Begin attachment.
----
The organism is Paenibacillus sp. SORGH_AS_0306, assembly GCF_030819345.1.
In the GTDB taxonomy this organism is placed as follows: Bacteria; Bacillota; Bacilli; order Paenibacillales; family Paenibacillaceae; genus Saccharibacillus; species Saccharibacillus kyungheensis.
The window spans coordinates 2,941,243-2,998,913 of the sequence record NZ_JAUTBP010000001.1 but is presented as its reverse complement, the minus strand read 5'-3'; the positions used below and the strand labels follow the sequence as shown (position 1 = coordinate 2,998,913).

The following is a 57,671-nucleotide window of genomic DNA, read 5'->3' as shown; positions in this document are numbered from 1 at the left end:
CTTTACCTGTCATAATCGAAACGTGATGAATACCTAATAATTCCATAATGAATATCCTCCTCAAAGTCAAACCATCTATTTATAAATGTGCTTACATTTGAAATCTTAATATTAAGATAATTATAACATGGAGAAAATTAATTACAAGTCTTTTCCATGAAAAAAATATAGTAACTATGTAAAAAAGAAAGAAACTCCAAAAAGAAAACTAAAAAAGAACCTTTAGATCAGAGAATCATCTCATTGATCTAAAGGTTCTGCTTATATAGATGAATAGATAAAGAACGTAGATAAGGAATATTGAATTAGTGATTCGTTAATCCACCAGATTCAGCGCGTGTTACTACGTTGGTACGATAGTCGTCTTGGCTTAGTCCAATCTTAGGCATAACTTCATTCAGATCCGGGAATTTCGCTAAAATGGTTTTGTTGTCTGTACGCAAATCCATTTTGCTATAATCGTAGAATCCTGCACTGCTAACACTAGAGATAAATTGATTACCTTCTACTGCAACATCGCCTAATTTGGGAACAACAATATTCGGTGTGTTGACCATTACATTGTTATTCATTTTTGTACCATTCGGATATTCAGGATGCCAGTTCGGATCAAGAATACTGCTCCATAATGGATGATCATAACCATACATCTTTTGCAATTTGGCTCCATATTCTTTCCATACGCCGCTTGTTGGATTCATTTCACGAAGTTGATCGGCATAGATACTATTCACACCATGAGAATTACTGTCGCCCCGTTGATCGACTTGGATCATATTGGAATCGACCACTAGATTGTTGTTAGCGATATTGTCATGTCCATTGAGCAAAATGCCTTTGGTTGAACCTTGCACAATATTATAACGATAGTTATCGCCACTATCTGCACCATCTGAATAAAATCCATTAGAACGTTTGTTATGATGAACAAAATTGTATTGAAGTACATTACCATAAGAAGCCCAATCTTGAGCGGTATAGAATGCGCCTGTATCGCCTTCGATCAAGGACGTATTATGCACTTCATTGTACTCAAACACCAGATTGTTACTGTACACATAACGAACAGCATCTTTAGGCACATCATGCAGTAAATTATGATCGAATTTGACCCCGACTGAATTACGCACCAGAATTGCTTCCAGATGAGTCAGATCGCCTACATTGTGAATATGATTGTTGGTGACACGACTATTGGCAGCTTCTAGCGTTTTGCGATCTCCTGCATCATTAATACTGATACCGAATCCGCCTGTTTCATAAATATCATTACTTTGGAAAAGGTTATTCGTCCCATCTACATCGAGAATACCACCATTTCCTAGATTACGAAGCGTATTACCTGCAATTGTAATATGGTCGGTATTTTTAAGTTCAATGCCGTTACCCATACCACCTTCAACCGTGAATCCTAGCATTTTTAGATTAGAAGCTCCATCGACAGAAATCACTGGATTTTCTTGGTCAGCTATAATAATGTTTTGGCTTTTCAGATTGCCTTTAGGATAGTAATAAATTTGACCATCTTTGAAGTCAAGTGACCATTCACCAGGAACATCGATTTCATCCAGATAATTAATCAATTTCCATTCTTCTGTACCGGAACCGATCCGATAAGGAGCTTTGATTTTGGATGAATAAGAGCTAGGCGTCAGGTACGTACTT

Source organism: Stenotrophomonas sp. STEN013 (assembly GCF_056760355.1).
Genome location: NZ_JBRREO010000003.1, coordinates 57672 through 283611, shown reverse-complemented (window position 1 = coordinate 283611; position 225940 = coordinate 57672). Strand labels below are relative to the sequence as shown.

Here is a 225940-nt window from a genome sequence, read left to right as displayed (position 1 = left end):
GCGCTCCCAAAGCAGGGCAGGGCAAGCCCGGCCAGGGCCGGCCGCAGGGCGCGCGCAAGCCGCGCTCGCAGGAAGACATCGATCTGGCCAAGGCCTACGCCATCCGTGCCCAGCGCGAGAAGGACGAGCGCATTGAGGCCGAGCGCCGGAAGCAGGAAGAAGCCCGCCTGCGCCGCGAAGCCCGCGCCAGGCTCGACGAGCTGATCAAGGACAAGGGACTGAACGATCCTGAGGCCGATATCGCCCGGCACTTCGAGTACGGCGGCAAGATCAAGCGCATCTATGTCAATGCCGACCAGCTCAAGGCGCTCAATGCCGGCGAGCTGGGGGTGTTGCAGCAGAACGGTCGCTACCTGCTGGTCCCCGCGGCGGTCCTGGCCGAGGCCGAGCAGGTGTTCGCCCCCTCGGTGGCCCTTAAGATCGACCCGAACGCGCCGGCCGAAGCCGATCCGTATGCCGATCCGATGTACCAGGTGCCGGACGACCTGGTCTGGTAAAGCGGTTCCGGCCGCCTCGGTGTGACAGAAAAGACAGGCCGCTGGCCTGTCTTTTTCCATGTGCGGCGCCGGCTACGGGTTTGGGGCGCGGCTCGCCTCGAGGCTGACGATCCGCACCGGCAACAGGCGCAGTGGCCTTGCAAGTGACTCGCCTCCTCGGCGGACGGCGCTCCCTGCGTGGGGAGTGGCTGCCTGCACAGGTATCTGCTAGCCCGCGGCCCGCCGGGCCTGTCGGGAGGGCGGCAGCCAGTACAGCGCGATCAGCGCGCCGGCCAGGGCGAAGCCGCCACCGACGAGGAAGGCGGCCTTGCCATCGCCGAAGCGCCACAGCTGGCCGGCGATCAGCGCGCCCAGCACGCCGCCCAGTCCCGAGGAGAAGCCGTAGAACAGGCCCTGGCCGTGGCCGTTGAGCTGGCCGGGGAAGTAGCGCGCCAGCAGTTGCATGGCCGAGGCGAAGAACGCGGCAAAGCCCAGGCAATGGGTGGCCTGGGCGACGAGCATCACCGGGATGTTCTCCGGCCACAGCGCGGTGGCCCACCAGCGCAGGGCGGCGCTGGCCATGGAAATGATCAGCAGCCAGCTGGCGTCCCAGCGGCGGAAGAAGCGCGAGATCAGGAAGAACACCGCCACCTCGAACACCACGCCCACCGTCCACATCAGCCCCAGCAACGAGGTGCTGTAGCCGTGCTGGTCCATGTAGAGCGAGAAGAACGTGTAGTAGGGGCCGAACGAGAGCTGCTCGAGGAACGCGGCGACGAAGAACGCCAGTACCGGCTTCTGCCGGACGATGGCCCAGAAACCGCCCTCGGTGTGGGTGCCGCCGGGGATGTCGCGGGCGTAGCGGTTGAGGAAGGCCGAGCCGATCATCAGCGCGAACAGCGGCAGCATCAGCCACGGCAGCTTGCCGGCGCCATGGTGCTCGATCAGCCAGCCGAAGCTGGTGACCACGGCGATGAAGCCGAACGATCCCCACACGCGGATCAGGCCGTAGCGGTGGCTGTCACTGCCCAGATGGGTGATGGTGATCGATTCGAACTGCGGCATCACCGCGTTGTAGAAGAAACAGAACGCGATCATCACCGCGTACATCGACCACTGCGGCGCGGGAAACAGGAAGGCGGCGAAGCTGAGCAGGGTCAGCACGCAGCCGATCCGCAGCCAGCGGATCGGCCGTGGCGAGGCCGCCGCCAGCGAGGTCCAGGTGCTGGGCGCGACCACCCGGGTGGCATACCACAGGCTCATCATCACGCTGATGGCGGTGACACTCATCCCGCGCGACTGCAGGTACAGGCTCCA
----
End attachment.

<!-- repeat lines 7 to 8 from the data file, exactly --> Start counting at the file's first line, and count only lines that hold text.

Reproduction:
Genome location: NZ_JBRREO010000003.1, coordinates 57672 through 283611, shown reverse-complemented (window position 1 = coordinate 283611; position 225940 = coordinate 57672). Strand labels below are relative to the sequence as shown.

Here is a 225940-nt window from a genome sequence, read left to right as displayed (position 1 = left end):